The new season of Doctor Who starts this evening and I will be watching the show for the first time in four years. I gave up on the show during the first season of Peter Capaldi's tenure and each time I went back to it to see if things had got any better, I very quickly realised that they hadn't. With a new cast and a new showrunner, I'm really hoping that the show will find its feet again. I might even find myself writing about it in the blog once more.
When I said I was going to chill out this weekend I didn't think I would be speaking literally, but the outside temperature last night dropped to 0°C for the first time this autumn. The house wasn't cold when I got up, but it was cool enough that I have blipped the heat on for an hour.
I am still struggling to get a good night's sleep. Last night's score of 84 was entirely down to the amount of time I spent in bed; I'm still getting a red "bad" flag on depth. Nevertheless, I have been working at trying to relax.
To chill out yesterday evening, I poured myself a glass of wine and sat down to watch Disney's Fantasia. I'd picked up a copy recently as Disney are still running a "Two Blu-rays for £15" offer on some of their classic films. Over the last year or so I've been collecting films that I can remember going to see as a kid when we lived in Stafford. Many of the films that started my obsession with cinema were made by the Disney Studios: Bedknobs and Broomsticks, the Jungle Book, and Mary Poppins have all been lovingly restored and are a joy to watch, but there's no sign of an old favourite of mine: One of our Dinosaurs is Missing is yet to get a release on Blu-ray, by the looks of things.
I ended up examining my reaction to the film, which was more complex than I expected it to be. and ended up writing a review for my Films Page, which I haven't done in a long time. You can read what I wrote about it here.
The weather today is miserable; it's been raining since I got up this morning. Aside from doing today's Inktober sketch (see below) I've not done anything productive or creative and the rest of the day is going to go the same way because, quite frankly, I need a break. I realised last weekend that because I was dedicating what spare time I had during the summer to producing new tracks for Fifty/Ninety, I hadn't just sat down and chilled out once since June and frankly, I'm not sure that I managed to do so even then. So I am going to give myself some time off this weekend. I'll just sit and read a book. I will also take the opportunity to appreciate the upgrades to my home audio system I made this year; I haven't done them justice yet. I'm currently listening to one of Robert Fripp's soundscape albums and after that I have several films to watch that have been sitting on the coffee table, unwatched, for the last month or two.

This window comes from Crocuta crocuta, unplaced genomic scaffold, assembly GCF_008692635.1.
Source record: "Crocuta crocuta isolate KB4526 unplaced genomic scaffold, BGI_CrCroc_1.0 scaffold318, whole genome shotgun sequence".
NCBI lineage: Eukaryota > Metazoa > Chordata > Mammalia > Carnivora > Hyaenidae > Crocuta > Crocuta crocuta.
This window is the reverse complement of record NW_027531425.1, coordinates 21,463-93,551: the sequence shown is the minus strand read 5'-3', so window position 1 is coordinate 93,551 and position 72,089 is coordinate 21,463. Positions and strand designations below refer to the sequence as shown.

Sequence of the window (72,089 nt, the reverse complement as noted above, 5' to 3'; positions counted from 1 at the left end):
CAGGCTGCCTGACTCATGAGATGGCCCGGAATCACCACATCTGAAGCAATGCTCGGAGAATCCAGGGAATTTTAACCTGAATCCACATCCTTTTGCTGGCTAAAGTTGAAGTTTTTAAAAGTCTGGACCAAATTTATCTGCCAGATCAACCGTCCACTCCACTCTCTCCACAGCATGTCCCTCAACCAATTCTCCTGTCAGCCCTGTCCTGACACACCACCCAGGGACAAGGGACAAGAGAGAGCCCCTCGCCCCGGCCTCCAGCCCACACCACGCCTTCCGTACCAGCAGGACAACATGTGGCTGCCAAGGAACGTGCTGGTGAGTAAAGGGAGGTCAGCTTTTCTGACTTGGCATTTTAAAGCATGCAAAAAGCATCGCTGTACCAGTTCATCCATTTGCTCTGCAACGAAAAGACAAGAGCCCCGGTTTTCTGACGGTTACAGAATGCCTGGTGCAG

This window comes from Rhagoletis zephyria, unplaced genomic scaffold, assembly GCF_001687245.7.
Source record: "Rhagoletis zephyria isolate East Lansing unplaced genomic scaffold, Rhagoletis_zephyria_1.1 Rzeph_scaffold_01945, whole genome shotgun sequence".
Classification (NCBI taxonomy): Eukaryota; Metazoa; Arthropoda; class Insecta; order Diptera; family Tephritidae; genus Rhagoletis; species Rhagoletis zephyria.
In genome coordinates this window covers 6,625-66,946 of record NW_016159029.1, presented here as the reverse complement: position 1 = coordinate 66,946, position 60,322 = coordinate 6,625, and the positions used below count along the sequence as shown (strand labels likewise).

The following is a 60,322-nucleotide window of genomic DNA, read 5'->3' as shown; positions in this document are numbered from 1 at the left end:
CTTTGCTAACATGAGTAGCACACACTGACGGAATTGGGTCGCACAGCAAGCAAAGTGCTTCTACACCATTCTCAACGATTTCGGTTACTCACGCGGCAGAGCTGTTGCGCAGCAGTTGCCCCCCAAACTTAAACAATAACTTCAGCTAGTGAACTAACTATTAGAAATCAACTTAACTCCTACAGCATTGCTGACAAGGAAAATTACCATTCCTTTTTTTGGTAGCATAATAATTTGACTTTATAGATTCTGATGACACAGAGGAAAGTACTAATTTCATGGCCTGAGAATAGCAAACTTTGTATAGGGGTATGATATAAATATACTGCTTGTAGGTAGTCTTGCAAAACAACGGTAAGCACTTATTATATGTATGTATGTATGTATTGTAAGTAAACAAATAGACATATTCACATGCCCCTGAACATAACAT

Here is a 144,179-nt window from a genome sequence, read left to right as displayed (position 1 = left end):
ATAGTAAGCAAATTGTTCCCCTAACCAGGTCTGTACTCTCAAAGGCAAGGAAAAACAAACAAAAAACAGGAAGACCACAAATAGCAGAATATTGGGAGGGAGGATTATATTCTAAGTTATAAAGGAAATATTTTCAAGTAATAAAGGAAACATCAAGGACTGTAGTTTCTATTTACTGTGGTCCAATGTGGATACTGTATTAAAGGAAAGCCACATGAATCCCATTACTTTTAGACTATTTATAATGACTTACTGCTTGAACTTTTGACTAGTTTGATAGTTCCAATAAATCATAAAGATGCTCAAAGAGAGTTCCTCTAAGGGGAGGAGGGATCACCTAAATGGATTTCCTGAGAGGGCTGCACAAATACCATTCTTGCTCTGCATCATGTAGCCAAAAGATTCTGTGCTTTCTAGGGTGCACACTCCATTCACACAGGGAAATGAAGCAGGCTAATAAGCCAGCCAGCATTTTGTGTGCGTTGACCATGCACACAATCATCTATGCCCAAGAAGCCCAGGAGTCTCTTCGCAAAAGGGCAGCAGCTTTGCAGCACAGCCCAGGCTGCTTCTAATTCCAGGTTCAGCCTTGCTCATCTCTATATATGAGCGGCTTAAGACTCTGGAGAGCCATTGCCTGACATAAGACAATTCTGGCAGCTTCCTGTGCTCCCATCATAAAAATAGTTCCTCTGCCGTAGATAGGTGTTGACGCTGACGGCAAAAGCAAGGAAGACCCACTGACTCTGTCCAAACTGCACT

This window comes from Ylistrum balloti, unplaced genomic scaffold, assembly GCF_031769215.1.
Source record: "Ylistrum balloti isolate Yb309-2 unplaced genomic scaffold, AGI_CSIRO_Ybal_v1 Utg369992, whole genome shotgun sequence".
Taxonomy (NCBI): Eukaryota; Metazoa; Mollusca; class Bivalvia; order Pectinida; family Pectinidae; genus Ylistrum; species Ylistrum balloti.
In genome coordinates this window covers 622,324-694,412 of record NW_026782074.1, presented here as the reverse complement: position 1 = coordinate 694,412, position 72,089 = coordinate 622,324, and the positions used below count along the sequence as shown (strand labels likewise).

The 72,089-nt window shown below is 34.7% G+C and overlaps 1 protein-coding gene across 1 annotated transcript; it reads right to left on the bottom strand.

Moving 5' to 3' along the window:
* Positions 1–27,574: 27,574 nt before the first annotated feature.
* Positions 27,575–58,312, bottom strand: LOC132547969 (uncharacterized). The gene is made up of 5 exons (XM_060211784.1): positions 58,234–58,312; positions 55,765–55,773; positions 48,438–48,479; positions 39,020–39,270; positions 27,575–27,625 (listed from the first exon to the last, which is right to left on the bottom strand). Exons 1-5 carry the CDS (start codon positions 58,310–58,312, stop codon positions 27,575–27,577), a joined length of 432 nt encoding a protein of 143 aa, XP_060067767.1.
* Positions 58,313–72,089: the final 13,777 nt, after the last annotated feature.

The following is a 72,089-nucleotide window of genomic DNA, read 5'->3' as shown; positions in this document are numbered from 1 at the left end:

It feels like I've forgotten how to relax and unwind, somehow; last month's They Might Be Giants gig was the first time I'd gone out on my own for something I wanted to do rather than something that I needed to do - like get the car serviced, for example - in well over a month. While I don't suffer from the debilitating levels of anxiety that I used to have when I was younger, the prospect of leaving the house can still fill me with dread if I'm at a low ebb or feeling run down. Recently, those have been my default states. When I woke up this morning I felt exhausted. Last night I had a particularly bad night's sleep. The tracker on my watch revealed that I hardly got any properly deep sleep (and the app that I use to see the results helpfully flagged the fact up with a red "Bad" flag, which didn't make me feel any better.)
Even as I type this I know that I won't manage to slug out all weekend. The weather is supposed to be better tomorrow and I need to spend some of my free time in the garden, trying to beat it into shape before the winter arrives. The buddleia and the magnolia both need cutting back and I really need to mow the lawn.